How attractive is Finland for international students?

One apology upfront: All the links in this post are to articles or sites, that are Finnish-language only, demonstrating one of the problems that foreign students face in Finland.

Finnish doesn't resemble any other European language apart from Estonian and Hungarian, which also belong to Finno-Ugric language family. While foreign students are generally having a good time in Finland, not everything is perfect. Nevertheless, the University of Helsinki (and Finland in general) is worth considering when you want to study abroad. This is the bottom line from a feedback survey among more than 800 international students from the years 2020 and 2021. Especially the high quality of the teaching was appreciated. Other points in which Helsinki University excelled were the safe environment and the handling of the Covid-19 pandemic.

However, the latter has also a downside, as more encounters and discussions with the academic staff were on the wish list of the students as well as more social support. This is hardly surprising given that international students cannot fall back on the same networks as the locals when they arrive in the country. The worst single issue appeared to be the reception of the students. Arriving and dealing with an unknown and incomprehensible bureaucracy is often too much for newcomers. Discrimination was only experienced by 4% of the respondents and among them, language discrimination and loneliness were the most common.

I always warn students who tell me that they plan to apply to the University of Helsinki. You want an honest opinion on whether to start your studies in Finland? Ok: It can get pretty cold and it will get REALLY dark in the winter. However, Helsinki is still one of the more livable places when it comes to the cold and dark season. It rarely gets below 0°F (-17.8°C), and being on the South coast it's also one of the least dark places. And global warming is doing its best to increase the temperatures. Finland is already the insider's bet for long-term real estate investments: still cheap enough, but with extreme growth potential once climate change converts Southern Europe into a smelting furnace. However, these scenarios will fully realize only the current political decision-makers have already kicked the bucket. But if you are in for the long haul, Finland might be THE place to be. But again, if the gulf stream collapses, you'll be thrown back to square one. Thank your parents for the mess they have left you (https://www.theguardian.com/environment/2021/aug/05/climate-crisis-scien...).

Unfortunately, as good as Finland might be for studying, staying in Finland for good is a different story. Even though Finland needs to boost immigration to make up for its declining and aging population, there are still unfortunately too many hurdles to overcome before settling down becomes a realistic option for most foreigners. The language is only one of them, others being mentioned in a recent article in the largest Finnish daily newspaper (Helsingin Sanomat) are the difficulty to become integrated into the Finnish society, the for foreigners incomprehensible bureaucracy, and the low salary levels. But also growing resentments towards foreigners within the Finnish population, manifested in the success of the "Finns Party" (formerly known as "True Finns"), are not helping. Most other European countries also fight with right-wing political currents. In my home country Germany, the AfD (roughly equivalent to the Finns Party) is not considered by any of the democratic parties as a possible coalition partner (wishful thinking on my part?). But here in Finland, the Finns Party has been already in a coalition government, and only the social democrats and the leftist coalition have a clear "no" position in this matter. Just recently, the newly elected major of Helsinki Juhana Vartiainen commented on the attractivity of the Finnish labor market for foreigners: "A miserable failure on Finland's part. The political consciousness has been very slow to even grasp that we need labor immigration at all." (Helsingin Sanomat, 28.08.2021).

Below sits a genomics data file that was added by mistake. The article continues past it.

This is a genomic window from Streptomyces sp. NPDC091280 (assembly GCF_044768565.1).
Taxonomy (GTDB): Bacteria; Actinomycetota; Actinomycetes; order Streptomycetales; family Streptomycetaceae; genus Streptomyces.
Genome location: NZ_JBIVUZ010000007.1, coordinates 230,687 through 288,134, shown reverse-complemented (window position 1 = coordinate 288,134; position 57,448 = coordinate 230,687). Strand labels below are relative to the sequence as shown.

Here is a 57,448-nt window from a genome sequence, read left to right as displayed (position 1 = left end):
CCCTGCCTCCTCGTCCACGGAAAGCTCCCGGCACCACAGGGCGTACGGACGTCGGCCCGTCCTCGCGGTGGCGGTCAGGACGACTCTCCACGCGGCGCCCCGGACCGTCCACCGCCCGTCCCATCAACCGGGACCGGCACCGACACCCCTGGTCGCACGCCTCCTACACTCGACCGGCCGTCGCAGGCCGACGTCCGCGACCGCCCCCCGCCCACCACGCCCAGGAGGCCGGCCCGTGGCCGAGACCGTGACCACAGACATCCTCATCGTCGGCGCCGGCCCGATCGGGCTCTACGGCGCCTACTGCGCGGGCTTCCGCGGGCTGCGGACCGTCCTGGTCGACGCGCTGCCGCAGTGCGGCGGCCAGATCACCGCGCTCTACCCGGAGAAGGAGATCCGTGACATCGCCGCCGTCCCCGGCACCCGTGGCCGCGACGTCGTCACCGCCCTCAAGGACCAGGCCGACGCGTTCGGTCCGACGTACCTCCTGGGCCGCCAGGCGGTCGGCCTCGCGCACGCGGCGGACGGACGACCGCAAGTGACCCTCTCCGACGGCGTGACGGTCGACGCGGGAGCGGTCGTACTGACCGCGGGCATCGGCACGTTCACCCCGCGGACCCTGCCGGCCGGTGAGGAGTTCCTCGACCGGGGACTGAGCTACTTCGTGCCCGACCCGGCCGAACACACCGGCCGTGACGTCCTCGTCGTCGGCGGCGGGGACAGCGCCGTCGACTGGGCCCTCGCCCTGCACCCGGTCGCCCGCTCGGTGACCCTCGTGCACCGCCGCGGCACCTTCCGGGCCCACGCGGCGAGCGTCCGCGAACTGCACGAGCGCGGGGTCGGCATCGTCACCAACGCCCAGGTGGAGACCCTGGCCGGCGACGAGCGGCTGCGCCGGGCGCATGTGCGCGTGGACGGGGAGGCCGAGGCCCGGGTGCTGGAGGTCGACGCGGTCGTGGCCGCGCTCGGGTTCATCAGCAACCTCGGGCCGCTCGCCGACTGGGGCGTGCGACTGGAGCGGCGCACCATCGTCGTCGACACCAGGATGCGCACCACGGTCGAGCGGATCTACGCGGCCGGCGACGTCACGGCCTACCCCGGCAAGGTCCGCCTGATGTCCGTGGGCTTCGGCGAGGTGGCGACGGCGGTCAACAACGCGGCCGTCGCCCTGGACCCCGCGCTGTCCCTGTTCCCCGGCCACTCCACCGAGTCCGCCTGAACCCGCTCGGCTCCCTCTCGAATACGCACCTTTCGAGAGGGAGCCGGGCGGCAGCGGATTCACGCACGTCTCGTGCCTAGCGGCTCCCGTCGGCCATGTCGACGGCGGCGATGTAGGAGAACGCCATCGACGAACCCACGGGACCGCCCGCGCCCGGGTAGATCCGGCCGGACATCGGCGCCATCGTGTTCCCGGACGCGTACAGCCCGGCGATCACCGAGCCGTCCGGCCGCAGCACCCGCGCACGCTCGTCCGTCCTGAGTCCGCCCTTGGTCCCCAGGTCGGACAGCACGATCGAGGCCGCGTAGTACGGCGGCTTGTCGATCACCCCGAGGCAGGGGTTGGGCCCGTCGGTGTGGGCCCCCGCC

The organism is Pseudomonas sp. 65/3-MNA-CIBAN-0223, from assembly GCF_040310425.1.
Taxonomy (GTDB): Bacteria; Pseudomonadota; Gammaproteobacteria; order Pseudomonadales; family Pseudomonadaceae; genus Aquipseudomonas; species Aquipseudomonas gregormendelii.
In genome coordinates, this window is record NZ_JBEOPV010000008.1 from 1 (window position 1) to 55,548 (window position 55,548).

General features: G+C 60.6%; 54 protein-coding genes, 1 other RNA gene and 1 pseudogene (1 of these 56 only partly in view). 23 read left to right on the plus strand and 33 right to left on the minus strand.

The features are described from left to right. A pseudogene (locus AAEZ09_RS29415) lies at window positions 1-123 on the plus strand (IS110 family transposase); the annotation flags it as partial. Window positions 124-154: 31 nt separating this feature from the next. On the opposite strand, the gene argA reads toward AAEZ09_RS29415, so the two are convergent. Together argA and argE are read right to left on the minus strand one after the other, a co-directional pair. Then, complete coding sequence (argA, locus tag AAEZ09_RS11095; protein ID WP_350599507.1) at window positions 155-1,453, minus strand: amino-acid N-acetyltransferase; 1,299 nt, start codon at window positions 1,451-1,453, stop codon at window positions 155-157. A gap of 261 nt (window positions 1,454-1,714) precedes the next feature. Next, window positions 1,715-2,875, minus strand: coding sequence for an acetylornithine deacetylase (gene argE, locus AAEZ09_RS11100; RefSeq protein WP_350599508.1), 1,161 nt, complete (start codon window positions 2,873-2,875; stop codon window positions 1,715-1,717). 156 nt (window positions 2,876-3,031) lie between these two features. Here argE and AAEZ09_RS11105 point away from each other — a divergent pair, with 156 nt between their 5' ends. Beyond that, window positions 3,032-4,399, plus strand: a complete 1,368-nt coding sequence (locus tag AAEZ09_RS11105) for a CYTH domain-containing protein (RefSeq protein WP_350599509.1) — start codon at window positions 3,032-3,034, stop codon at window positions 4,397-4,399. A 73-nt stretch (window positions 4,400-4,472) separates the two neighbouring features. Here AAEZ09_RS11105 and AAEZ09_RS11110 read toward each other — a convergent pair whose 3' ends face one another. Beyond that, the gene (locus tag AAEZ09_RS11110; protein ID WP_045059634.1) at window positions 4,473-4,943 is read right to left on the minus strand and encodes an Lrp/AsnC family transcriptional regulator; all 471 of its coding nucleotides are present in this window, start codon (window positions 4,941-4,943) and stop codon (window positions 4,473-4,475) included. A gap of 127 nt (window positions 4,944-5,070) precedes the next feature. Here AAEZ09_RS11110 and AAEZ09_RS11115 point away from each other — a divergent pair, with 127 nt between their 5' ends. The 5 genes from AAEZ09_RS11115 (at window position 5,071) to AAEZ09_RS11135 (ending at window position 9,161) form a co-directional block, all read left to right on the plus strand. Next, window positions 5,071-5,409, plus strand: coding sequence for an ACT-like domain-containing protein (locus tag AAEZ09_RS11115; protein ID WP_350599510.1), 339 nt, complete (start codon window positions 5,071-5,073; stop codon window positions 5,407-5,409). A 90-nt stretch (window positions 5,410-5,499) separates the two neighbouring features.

But all that aside, academic teaching is at a very high level. And it is free for EU/EFTA residents (and holders of qualifying degrees from those countries). For paying students, the tuition fees are a bargain compared to many other universities that play in the same league (between 13000 and 18000 Euros per year, depending on the study program). However, the university staff will have to pay a high price to maintain this quality. For the current decade (2020-2030), the ministry of education has the goal to increase the number of completed university degrees by 100000 (https://www.acatiimi.fi/4_2021/15.php). At the same time, the university budget has been cut. The government will probably compensate for the cuts in a media-attraction gathering "rescue the university" move to distract from the fact, that we need dozens of millions on top of this to provide the same high level of teaching for those 100000 additional degrees over the coming years. At the research level, academic staff has been fighting an uphill battle since 2005, when the inflation-adjusted budget for R&D decreased for the first time. But meanwhile, students start to feel the lack of sufficient funding e.g. when their teachers simply do not have anymore the same amount of time for them as they used to. I have no other choice than to advise students against an academic career in general. Most other European countries have similar problems, but perhaps not at the same level as Finland. And the students know that academic funding is especially bad in Finland. So one has to wonder why we educate top level experts only in order to export them. This brain drain has been going on for long time (https://jeltsch.org/brain_drain), but justing from my own, anecdotal evidence, it seems to have accelerated recently.